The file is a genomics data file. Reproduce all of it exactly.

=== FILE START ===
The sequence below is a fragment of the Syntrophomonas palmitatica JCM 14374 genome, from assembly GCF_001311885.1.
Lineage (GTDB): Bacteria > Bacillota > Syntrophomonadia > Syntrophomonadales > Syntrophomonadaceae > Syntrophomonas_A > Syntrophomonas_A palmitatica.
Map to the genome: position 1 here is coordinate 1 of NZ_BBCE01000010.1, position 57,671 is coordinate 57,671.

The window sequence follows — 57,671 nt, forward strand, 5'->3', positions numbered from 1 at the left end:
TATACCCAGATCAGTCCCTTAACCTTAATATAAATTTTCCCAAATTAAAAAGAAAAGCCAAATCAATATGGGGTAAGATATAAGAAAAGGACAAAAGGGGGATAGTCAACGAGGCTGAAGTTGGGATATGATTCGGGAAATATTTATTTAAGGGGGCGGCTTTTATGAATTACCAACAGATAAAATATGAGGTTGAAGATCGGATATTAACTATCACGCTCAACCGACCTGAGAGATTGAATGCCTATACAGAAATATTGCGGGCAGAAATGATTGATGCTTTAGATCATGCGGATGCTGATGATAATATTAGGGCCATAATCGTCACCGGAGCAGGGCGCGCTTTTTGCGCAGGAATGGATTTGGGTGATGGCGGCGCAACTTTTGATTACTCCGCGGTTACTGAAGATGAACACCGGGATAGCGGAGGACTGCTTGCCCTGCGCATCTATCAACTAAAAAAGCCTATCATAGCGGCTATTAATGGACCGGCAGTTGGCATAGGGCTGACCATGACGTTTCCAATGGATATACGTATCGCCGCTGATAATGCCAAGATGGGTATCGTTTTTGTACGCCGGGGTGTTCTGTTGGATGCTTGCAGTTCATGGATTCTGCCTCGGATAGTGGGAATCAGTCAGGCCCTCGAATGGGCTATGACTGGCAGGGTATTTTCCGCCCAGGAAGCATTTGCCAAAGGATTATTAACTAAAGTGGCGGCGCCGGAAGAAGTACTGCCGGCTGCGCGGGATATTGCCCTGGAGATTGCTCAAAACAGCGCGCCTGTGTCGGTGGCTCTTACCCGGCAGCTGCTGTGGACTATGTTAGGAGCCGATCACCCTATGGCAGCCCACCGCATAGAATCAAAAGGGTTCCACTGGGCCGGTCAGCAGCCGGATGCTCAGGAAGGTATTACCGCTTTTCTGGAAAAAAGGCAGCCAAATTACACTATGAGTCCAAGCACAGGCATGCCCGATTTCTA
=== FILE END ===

The sequence below is a fragment of the Syntrophomonas palmitatica JCM 14374 genome, from assembly GCF_001311885.1.
Lineage (GTDB): Bacteria > Bacillota > Syntrophomonadia > Syntrophomonadales > Syntrophomonadaceae > Syntrophomonas_A > Syntrophomonas_A palmitatica.
Map to the genome: position 1 here is coordinate 1 of NZ_BBCE01000010.1, position 57,671 is coordinate 57,671.

The window sequence follows — 57,671 nt, forward strand, 5'->3', positions numbered from 1 at the left end:
TATACCCAGATCAGTCCCTTAACCTTAATATAAATTTTCCCAAATTAAAAAGAAAAGCCAAATCAATATGGGGTAAGATATAAGAAAAGGACAAAAGGGGGATAGTCAACGAGGCTGAAGTTGGGATATGATTCGGGAAATATTTATTTAAGGGGGCGGCTTTTATGAATTACCAACAGATAAAATATGAGGTTGAAGATCGGATATTAACTATCACGCTCAACCGACCTGAGAGATTGAATGCCTATACAGAAATATTGCGGGCAGAAATGATTGATGCTTTAGATCATGCGGATGCTGATGATAATATTAGGGCCATAATCGTCACCGGAGCAGGGCGCGCTTTTTGCGCAGGAATGGATTTGGGTGATGGCGGCGCAACTTTTGATTACTCCGCGGTTACTGAAGATGAACACCGGGATAGCGGAGGACTGCTTGCCCTGCGCATCTATCAACTAAAAAAGCCTATCATAGCGGCTATTAATGGACCGGCAGTTGGCATAGGGCTGACCATGACGTTTCCAATGGATATACGTATCGCCGCTGATAATGCCAAGATGGGTATCGTTTTTGTACGCCGGGGTGTTCTGTTGGATGCTTGCAGTTCATGGATTCTGCCTCGGATAGTGGGAATCAGTCAGGCCCTCGAATGGGCTATGACTGGCAGGGTATTTTCCGCCCAGGAAGCATTTGCCAAAGGATTATTAACTAAAGTGGCGGCGCCGGAAGAAGTACTGCCGGCTGCGCGGGATATTGCCCTGGAGATTGCTCAAAACAGCGCGCCTGTGTCGGTGGCTCTTACCCGGCAGCTGCTGTGGACTATGTTAGGAGCCGATCACCCTATGGCAGCCCACCGCATAGAATCAAAAGGGTTCCACTGGGCCGGTCAGCAGCCGGATGCTCAGGAAGGTATTACCGCTTTTCTGGAAAAAAGGCAGCCAAATTACACTATGAGTCCAAGCACAGGCATGCCCGATTTCTA